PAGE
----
The impending solar power revolution in India would not be limited to large-scale projects but would also include off-grid solutions like community-level power plants and solar lanterns.
The household solar power systems market is expected to increase by 60% annually, to reach an estimated market size of $250 million in 2018. The number of households using such power systems is expected to more than double to 7.2 million by 2018.
These are among the conclusions from a recent report by The Climate Group and Goldman Sachs states.
About half a million solar home power systems were sold to about 900,000 households in 2014 which is expected to increase by 6-times to 3 million in 2018. Power generated from these solar home power systems helped offset 39,000 tonnes of CO2 in 2014 which is expected to increase to more than 235,000 tonnes of CO2 by 2018.
The authors note that off-grid solar power sector targeting households and small villages might be a tricky market for new entrants. Such systems require significant upfront investment by the end users even if low-cost finance options are available.
The end users would be willing to choose trusted brands with good track record while investing in such off-grid solar power systems.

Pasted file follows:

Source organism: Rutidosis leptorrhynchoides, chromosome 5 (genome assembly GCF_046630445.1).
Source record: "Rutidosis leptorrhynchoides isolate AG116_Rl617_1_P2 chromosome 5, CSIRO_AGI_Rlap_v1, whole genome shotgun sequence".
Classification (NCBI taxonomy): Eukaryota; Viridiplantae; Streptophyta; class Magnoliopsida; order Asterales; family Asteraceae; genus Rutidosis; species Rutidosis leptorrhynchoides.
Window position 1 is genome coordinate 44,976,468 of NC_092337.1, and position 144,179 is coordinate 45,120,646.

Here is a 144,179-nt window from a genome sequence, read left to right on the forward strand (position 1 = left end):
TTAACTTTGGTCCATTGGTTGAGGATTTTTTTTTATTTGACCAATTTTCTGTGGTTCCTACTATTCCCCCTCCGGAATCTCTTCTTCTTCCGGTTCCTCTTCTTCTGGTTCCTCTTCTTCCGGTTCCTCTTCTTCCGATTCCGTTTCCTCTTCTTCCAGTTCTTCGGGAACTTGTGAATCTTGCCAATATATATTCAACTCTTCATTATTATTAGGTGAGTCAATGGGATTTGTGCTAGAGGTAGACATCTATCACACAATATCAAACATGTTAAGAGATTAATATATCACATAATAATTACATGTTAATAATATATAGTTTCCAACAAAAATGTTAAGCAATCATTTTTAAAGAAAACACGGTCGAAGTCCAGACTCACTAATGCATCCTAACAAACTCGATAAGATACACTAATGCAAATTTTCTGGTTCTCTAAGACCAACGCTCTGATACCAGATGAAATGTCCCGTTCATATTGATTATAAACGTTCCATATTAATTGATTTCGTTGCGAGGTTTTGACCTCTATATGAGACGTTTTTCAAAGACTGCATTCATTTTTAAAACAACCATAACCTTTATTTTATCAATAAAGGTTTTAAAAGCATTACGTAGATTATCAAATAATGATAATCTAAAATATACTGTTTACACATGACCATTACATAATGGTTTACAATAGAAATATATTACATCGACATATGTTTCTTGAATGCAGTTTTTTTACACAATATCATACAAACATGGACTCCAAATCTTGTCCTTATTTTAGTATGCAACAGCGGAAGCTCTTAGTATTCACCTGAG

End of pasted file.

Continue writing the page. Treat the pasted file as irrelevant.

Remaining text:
While the recent activity in the Indian solar power market has been dominated by large-scale power projects, several leading companies are also working on the off-grid segment. SunEdison announced that it would install 250 MW of distributed solar power capacity across 5,000 villages over the next few years. A number of Indian as well as international companies are also working closely with non-government organisations to distribute solar lanterns in villages that are not yet connected to the power grid.
While India’s ambitious plan to add 100 GW solar power capacity by 2022 is expected to be largely based on utility-scale projects, the needs of those without electricity access would most likely be met by the most basic of off-grid solutions. The Indian government has pledged to provide electricity access to every household by the end of this decade.
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